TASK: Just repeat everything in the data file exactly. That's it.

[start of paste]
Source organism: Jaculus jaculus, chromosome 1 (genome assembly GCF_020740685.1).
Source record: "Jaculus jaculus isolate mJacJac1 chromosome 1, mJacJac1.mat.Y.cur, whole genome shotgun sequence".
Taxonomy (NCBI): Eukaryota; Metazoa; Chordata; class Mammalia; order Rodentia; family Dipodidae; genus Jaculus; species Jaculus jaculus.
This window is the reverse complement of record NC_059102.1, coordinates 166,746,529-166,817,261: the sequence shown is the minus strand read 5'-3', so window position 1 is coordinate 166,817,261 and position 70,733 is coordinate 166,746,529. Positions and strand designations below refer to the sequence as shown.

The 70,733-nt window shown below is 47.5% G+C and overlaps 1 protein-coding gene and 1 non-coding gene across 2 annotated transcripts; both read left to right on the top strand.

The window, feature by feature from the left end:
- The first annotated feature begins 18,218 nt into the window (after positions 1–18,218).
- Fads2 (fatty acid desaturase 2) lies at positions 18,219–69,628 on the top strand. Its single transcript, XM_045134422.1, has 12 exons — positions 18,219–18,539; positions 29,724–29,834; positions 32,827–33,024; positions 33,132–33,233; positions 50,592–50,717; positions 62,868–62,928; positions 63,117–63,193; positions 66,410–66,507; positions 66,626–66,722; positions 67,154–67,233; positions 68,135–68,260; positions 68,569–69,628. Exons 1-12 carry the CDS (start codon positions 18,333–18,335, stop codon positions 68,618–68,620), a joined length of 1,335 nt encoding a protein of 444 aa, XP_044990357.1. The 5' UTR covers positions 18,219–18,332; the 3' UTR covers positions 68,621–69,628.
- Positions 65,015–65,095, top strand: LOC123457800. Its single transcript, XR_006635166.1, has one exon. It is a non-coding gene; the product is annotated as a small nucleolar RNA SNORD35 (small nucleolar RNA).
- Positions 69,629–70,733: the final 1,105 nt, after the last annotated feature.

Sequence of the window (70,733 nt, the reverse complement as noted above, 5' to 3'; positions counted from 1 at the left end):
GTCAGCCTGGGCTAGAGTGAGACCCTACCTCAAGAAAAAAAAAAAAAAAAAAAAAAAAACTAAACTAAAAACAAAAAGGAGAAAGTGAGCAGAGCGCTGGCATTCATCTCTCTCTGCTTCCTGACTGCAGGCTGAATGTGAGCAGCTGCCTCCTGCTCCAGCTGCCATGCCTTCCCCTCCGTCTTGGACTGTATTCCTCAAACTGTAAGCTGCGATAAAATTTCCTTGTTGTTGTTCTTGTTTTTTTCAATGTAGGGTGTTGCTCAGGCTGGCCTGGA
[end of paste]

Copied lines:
Source organism: Jaculus jaculus, chromosome 1 (genome assembly GCF_020740685.1).
Source record: "Jaculus jaculus isolate mJacJac1 chromosome 1, mJacJac1.mat.Y.cur, whole genome shotgun sequence".
Taxonomy (NCBI): Eukaryota; Metazoa; Chordata; class Mammalia; order Rodentia; family Dipodidae; genus Jaculus; species Jaculus jaculus.
This window is the reverse complement of record NC_059102.1, coordinates 166,746,529-166,817,261: the sequence shown is the minus strand read 5'-3', so window position 1 is coordinate 166,817,261 and position 70,733 is coordinate 166,746,529. Positions and strand designations below refer to the sequence as shown.

The 70,733-nt window shown below is 47.5% G+C and overlaps 1 protein-coding gene and 1 non-coding gene across 2 annotated transcripts; both read left to right on the top strand.

The window, feature by feature from the left end:
- The first annotated feature begins 18,218 nt into the window (after positions 1–18,218).
- Fads2 (fatty acid desaturase 2) lies at positions 18,219–69,628 on the top strand. Its single transcript, XM_045134422.1, has 12 exons — positions 18,219–18,539; positions 29,724–29,834; positions 32,827–33,024; positions 33,132–33,233; positions 50,592–50,717; positions 62,868–62,928; positions 63,117–63,193; positions 66,410–66,507; positions 66,626–66,722; positions 67,154–67,233; positions 68,135–68,260; positions 68,569–69,628. Exons 1-12 carry the CDS (start codon positions 18,333–18,335, stop codon positions 68,618–68,620), a joined length of 1,335 nt encoding a protein of 444 aa, XP_044990357.1. The 5' UTR covers positions 18,219–18,332; the 3' UTR covers positions 68,621–69,628.
- Positions 65,015–65,095, top strand: LOC123457800. Its single transcript, XR_006635166.1, has one exon. It is a non-coding gene; the product is annotated as a small nucleolar RNA SNORD35 (small nucleolar RNA).
- Positions 69,629–70,733: the final 1,105 nt, after the last annotated feature.

Sequence of the window (70,733 nt, the reverse complement as noted above, 5' to 3'; positions counted from 1 at the left end):
GTCAGCCTGGGCTAGAGTGAGACCCTACCTCAAGAAAAAAAAAAAAAAAAAAAAAAAAACTAAACTAAAAACAAAAAGGAGAAAGTGAGCAGAGCGCTGGCATTCATCTCTCTCTGCTTCCTGACTGCAGGCTGAATGTGAGCAGCTGCCTCCTGCTCCAGCTGCCATGCCTTCCCCTCCGTCTTGGACTGTATTCCTCAAACTGTAAGCTGCGATAAAATTTCCTTGTTGTTGTTCTTGTTTTTTTCAATGTAGGGTGTTGCTCAGGCTGGCCTGGA